State of Tech Influence 3/28/11 - Gibbs/Facebook, Patent Your Idea, & AT&T Merger

Gibbs To Facebook?

Last week we speculated thatSchmidt may be moving from Google to the Executive Branch and now we have an interesting potential development on the other side as Presidential spokesman Robert Gibbs is considered for an executive position at Google.

Why It Means Nothing To Tech

This is no different than Bush spokesman Ari Fleischer exiting the
White House to work on sports communications. This move has no great meaning for tech or tech’s relationship/influence on Washington. This move would likely do wonders for Facebook as they will have an able spokesman and wonders for Gibbs as he would have another high-profile role with a much larger salary.

Have a Good Idea?

The tech world often imagines itself as a hub where good ideas can make one a lot of money and change the world. An idea is patented and forever known as that inventor’s bread and butter. Patent reform legislation which has moved out of the Senate and now into the House no longer contains the popular “first-to-invent” patent system and instead changes it to a “first-to-file” system. This idea would seemingly harm many individuals and small business in the tech community.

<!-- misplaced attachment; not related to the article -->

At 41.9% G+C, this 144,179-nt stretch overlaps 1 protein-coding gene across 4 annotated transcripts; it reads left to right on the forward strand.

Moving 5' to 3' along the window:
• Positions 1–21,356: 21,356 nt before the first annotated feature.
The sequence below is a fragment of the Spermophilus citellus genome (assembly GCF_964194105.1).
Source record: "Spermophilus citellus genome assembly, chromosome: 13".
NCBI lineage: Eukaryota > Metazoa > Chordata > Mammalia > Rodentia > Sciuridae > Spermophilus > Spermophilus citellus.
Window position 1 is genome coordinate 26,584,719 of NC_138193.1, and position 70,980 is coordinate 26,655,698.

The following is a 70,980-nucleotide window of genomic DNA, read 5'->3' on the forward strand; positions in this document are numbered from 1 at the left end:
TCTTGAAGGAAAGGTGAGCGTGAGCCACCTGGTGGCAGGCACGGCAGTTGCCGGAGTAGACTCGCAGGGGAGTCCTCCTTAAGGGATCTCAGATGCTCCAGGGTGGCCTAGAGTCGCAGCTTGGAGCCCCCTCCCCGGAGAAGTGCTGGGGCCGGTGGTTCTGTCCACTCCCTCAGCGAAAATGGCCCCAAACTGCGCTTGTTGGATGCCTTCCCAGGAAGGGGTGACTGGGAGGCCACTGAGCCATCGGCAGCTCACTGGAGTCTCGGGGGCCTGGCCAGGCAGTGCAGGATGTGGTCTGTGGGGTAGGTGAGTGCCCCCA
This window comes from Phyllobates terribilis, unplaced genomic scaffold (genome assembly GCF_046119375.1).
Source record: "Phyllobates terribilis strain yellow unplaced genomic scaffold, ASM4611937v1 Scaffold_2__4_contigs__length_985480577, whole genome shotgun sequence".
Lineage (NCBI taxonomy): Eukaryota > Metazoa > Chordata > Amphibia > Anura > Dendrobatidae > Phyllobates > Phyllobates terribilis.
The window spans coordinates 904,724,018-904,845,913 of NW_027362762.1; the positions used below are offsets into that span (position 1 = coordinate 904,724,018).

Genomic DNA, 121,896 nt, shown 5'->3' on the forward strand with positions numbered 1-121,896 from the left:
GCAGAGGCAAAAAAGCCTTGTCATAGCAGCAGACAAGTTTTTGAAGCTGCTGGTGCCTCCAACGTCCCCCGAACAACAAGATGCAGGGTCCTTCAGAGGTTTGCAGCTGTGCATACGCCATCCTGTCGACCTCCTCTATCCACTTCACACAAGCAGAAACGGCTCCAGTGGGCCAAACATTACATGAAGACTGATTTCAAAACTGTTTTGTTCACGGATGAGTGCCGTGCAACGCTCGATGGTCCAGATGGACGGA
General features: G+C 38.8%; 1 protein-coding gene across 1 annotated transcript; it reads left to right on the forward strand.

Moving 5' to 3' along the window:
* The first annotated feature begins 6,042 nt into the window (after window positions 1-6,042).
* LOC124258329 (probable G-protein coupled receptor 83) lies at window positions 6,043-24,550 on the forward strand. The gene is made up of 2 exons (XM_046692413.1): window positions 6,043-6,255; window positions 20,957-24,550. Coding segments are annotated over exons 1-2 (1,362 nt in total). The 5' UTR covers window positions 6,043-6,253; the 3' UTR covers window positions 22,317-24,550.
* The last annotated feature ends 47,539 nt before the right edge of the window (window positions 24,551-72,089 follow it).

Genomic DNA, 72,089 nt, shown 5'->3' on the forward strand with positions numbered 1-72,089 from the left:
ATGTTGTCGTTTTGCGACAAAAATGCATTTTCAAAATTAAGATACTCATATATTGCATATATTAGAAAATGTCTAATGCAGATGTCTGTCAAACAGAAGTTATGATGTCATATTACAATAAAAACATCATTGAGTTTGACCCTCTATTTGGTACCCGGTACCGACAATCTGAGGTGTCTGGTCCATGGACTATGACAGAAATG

And?
What’s interesting is that a coalition of major tech companies including Apple, Dell, EBay, Yahoo and Google didn’t oppose the change. Small business organisations had issue with the change but not the major tech companies which Silicon Valley is so often comfortable leading the way. Many smaller tech companies would be wise to examine this legislation and not assume that the regular tech giants have their
interests in mind. 

Coalitions Matter Ask AT&T

AT&T has been busy trying to approve their merger. Obviously they have spent considerable time getting their lobbying shop in order but that’s not all. AT&T has
been working Silicon Valley to determine support for their giant merger. Kudos to AT&T for wisely realising that many companies who use them as carriers could object to the merger and jeopardize the deal.

But Shame 

On a number of tech companies who will likely not weigh in on a huge
issue which could give them added influence in Washington.

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